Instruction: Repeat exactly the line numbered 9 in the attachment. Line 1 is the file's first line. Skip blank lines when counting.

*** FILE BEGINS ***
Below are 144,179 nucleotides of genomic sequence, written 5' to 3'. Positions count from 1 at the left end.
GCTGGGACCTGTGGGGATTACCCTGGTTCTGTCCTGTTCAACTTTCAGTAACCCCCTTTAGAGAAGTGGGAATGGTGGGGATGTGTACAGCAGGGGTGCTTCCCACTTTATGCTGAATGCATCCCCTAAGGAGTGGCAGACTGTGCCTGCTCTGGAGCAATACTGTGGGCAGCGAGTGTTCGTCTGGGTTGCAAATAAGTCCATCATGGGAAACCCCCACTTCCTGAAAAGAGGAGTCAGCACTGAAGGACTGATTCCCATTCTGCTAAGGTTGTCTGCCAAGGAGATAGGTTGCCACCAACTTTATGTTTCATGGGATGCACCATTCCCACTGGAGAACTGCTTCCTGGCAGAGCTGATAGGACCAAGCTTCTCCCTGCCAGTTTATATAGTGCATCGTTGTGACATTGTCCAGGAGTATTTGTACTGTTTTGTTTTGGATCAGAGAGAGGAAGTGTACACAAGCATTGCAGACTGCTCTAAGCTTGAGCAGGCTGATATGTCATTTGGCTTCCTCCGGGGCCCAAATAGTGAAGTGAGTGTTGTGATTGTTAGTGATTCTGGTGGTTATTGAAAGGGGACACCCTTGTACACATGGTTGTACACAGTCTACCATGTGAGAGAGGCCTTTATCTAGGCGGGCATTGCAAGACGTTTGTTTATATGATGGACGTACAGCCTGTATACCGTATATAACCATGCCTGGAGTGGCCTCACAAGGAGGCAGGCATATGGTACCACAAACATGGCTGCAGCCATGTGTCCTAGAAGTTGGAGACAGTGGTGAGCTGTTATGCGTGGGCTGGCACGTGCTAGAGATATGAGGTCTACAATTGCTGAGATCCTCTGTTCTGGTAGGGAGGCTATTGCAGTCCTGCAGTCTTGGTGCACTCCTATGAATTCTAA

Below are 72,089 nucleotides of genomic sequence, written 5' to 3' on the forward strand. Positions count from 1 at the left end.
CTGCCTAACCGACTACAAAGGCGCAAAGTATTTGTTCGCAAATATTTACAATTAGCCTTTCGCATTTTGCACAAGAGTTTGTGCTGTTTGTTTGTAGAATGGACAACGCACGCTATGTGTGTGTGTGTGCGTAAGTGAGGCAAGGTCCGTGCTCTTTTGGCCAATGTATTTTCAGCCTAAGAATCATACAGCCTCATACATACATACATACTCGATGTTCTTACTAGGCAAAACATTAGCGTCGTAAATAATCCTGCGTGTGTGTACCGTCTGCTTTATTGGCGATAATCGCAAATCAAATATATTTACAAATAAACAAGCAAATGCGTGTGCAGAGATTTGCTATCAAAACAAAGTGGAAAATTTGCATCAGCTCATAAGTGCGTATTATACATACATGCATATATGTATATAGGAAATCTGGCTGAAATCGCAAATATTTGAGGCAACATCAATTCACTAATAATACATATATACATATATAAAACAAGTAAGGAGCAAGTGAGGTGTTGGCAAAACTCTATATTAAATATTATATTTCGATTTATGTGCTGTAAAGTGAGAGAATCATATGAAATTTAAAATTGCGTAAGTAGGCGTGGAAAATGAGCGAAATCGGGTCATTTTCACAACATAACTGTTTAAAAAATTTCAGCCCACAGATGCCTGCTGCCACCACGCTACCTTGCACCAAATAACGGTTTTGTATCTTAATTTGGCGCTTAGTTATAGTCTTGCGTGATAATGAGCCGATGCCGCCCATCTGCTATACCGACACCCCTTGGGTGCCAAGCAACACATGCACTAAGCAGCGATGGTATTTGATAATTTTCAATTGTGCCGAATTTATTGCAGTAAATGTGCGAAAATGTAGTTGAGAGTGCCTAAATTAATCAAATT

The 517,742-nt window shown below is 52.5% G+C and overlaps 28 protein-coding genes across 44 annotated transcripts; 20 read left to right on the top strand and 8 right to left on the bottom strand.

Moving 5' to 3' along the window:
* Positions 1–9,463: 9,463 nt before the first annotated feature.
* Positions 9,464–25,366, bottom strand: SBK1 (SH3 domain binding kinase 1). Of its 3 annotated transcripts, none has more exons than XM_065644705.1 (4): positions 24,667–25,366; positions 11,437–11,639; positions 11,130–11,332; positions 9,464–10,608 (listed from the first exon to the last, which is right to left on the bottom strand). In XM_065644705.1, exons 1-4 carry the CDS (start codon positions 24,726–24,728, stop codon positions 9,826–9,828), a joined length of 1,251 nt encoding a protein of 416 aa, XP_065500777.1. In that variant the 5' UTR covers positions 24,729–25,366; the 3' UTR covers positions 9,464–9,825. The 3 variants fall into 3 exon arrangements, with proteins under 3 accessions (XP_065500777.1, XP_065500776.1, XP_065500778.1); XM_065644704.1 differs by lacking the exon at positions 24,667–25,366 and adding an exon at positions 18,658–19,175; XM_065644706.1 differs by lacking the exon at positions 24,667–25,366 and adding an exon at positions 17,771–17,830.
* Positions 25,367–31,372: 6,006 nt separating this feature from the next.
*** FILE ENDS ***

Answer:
* Positions 25,367–31,372: 6,006 nt separating this feature from the next.